Some highlights:

Last Year: Facebook has 350 million active users on global basis.

Now: Facebook officially hit the half-billion member mark last year. According to figures from Socialbakers, there are now some 640m Facebook users worldwide.

Last Year: 50% of active users log into Facebook each day. This means at least 175m users every 24 hours.

Now: Still citing the 50% active rate, using the official 500m figure, this means at least 250m users every 24 hours. This is more than a 40% increase in 12 months.

Last Year: 65m users access Facebook through mobile-based devices.

Now: It may well be the year of mobile… For Facebook. Users accessing the site through mobile devices now tops 200m – an enormous 200% increase in around a twelve-month period.

Last Year: There are more than 3.5bn pieces of content (web links, news stories, blog posts, etc.) shared each week on Facebook.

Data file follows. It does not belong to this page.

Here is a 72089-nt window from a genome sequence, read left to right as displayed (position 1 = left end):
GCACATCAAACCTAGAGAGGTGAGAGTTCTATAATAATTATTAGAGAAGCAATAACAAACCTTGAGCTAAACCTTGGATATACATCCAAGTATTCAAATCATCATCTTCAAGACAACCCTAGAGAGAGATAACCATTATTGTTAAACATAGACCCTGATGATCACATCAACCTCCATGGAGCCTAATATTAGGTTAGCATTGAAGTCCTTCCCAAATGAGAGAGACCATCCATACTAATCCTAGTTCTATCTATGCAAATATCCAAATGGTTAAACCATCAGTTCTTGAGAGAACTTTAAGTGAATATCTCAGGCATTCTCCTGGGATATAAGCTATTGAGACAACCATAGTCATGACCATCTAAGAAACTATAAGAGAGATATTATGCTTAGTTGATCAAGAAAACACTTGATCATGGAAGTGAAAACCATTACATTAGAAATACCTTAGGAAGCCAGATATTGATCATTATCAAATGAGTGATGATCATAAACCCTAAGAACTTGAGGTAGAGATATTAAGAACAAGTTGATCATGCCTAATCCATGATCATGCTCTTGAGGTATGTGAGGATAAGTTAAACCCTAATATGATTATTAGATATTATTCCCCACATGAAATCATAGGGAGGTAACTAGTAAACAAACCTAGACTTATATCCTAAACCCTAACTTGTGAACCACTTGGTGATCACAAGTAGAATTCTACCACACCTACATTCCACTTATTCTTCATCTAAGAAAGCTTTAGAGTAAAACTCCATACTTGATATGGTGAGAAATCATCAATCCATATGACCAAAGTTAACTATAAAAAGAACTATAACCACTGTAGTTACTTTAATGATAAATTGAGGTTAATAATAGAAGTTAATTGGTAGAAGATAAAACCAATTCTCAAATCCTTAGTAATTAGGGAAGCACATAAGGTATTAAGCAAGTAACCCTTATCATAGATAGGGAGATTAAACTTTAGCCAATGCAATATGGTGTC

Now: Clearly, Facebook is still growing: More than 30bn pieces of content is shared each month, which is an average of 7bn pieces a week.

 

 

Last Year: Twitter has 75m user accounts, but only around 15m are active users on a regular basis.

Now: Twitter now officially claims to have 175m registered users, although it’s unclear what percentage regularly user the service.

 

Last Year: LinkedIn has over 50m members worldwide.

Now: Officially, Linkedin has grown 100%, now having over 100m professionals who use the platform worldwide.

 

Last Year: Flickr hosts more than 4bn images.

Now: Flickr continues to grow at a steady rate, having increased by some 25% in the last twelve months. At the end of 2010, it was hosting more than 5bn images.


Six other tidbits from Jake Hird:

  • More than 24 hours of video is uploaded to YouTube every minute.
  • Flickr members upload more than 3,000 images every minute.